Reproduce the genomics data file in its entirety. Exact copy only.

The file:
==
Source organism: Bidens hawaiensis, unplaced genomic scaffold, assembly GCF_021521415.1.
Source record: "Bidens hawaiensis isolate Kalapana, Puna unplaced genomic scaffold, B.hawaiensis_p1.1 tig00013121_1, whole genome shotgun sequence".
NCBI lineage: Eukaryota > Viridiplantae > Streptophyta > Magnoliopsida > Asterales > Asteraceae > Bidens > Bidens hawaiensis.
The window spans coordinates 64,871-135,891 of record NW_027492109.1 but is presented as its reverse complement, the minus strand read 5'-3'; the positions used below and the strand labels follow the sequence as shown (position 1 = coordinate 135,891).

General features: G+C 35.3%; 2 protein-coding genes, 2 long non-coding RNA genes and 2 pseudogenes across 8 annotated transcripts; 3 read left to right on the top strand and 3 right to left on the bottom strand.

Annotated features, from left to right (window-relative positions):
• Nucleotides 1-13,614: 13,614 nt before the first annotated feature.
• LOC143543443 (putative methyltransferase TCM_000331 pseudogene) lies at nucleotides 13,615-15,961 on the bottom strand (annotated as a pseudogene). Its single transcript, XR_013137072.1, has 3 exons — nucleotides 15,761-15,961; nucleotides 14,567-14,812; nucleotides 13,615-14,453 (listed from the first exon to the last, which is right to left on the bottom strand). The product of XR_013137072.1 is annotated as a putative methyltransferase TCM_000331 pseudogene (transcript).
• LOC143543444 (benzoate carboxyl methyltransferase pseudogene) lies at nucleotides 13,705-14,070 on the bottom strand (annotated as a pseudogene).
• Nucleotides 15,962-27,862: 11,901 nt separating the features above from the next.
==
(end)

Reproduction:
Source organism: Bidens hawaiensis, unplaced genomic scaffold, assembly GCF_021521415.1.
Source record: "Bidens hawaiensis isolate Kalapana, Puna unplaced genomic scaffold, B.hawaiensis_p1.1 tig00013121_1, whole genome shotgun sequence".
NCBI lineage: Eukaryota > Viridiplantae > Streptophyta > Magnoliopsida > Asterales > Asteraceae > Bidens > Bidens hawaiensis.
The window spans coordinates 64,871-135,891 of record NW_027492109.1 but is presented as its reverse complement, the minus strand read 5'-3'; the positions used below and the strand labels follow the sequence as shown (position 1 = coordinate 135,891).

General features: G+C 35.3%; 2 protein-coding genes, 2 long non-coding RNA genes and 2 pseudogenes across 8 annotated transcripts; 3 read left to right on the top strand and 3 right to left on the bottom strand.

Annotated features, from left to right (window-relative positions):
• Nucleotides 1-13,614: 13,614 nt before the first annotated feature.
• LOC143543443 (putative methyltransferase TCM_000331 pseudogene) lies at nucleotides 13,615-15,961 on the bottom strand (annotated as a pseudogene). Its single transcript, XR_013137072.1, has 3 exons — nucleotides 15,761-15,961; nucleotides 14,567-14,812; nucleotides 13,615-14,453 (listed from the first exon to the last, which is right to left on the bottom strand). The product of XR_013137072.1 is annotated as a putative methyltransferase TCM_000331 pseudogene (transcript).
• LOC143543444 (benzoate carboxyl methyltransferase pseudogene) lies at nucleotides 13,705-14,070 on the bottom strand (annotated as a pseudogene).
• Nucleotides 15,962-27,862: 11,901 nt separating the features above from the next.